The overlap between professional sports and dance grows larger each passing day. Professional athletes, especially those who play the most popular sports in America, often have a reputation for being brawny and brutal bruisers. But cross-training is an important part of enhancing athletic skills like agility, strength and flexibility, and dance is the perfect way to accomplish this.
Dance is growing in popularity among athletes and their coaches, which doesn’t surprise us one bit. It’s fun, challenging and social – what’s not to love? And many former athletes are perfectly suited to dance, with the existing musculature and willingness to work hard that it takes to succeed. So, read on for stories of athletes taking on the dance world, either to enhance or follow their sports careers!
Athletes make some for some entertaining and often surprising performers on Dancing with the Stars. Apart from the nostalgia factor that comes with their familiar faces, they also tend to have a unique muscularity and skill set that characterizes their performances. Some incredible athletes have won in the past 24 seasons, so here’s a look back at what bringing athletes onto the show has done for the competition. Athletes have raised the bar, and there’s no coming down!
Think about how hard an MMA fighter has to train to be able to fight for several rounds in an octagon. It’s a tough workout regimen to build and maintain their strength and fitness, so you would think there’s not much that can challenge an MMA fighter. But apparently, you would be wrong. This MMA fighter discovered that ballet is not an easy workout, and that dancers have to develop incredible strength and body control. It’s a different kind of strength that makes ballet so breath-taking, which makes it a challenging workout.
The training regimen of a professional dancer can be brutal. It involves hours of strength training, flexibility building and balance work — not to mention dance classes and rehearsals without end. Many dancers actually struggle to eat enough calories in a day to maintain their hectic schedules, which says something about how hard they’re working! Many people still see dance as an art that doesn’t require much strength or fitness, and something that anyone can do easily. This is a stereotype that has existed for years, which keeps many people from even trying dance to begin with. So check out this “day in the life” story from a professional dancer, and see if you could hang with his intense schedule!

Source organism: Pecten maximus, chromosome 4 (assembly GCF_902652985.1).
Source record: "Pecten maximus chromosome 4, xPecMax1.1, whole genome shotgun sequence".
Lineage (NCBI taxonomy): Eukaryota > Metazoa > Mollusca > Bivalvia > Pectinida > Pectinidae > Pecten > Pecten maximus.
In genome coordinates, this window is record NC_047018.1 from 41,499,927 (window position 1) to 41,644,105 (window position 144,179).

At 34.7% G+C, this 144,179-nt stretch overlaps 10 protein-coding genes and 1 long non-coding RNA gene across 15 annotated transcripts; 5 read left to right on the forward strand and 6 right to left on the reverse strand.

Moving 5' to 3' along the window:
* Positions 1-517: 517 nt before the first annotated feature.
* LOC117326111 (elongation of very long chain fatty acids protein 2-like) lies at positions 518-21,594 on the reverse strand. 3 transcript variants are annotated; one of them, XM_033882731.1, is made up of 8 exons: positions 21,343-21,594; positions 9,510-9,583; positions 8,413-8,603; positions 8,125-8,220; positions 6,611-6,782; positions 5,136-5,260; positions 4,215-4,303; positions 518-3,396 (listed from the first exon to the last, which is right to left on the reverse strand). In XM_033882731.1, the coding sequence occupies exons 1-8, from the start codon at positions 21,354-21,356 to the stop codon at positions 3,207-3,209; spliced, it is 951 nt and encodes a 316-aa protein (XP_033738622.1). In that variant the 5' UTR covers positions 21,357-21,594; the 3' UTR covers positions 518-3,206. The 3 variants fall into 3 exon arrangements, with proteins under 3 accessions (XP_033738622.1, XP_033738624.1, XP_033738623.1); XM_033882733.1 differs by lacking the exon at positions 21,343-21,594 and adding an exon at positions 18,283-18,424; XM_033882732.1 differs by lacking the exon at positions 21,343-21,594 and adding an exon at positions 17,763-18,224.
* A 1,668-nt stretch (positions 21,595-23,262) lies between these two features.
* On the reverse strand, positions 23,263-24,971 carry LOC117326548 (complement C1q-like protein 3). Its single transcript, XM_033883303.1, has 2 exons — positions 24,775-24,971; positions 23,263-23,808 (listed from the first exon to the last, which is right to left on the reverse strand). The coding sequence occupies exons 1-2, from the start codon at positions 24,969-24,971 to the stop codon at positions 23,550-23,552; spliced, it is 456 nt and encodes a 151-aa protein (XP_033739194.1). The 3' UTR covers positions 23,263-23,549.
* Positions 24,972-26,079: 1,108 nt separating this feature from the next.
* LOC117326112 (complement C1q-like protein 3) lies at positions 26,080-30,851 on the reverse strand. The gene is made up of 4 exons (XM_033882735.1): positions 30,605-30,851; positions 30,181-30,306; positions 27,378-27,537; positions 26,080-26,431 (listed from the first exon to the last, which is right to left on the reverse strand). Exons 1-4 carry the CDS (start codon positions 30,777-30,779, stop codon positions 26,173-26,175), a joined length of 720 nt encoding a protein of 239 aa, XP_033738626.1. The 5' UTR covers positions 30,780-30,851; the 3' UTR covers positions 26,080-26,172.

Athletes often find that cross-training is a great way to balance their bodies and keep them injury-free. These football players found that while they were already working hard on the field, the dancers at their high school were also working hard in the studio. The two groups started trading their training regimens to give their workouts a boost, and both of them ended up stronger, faster and better at their respective activities. As a plus, the dancers and the football players also gained some newfound respect for each other.
A recent study has found that high school athletes who specialize in one sport tend to have a higher injury rate than athletes who play more than one sport. This is because repeating the same movement patterns and training styles over and over without changing it can create muscular imbalances and overuse injuries. Changing it up allows your muscles to recover and grow strength in different ways, which can end up enhancing your performance in every activity you do. And if you must cross-train anyway, dance is an excellent option!
Dance is a combination of athleticism and art that, at its best, is able to inspire and move audiences, as well as augment the experience of music. Athletes are uniquely suited to certain aspects of dance, but most quickly find that dance isn’t just about how easily you can move your body. It’s about how you use what your body can do to add to the music and express something that cannot be put into words. To find your local Fred Astaire Dance Studios and begin building your strength, fitness and artistry on the dance floor, visit LearnToDanceWithFred.com.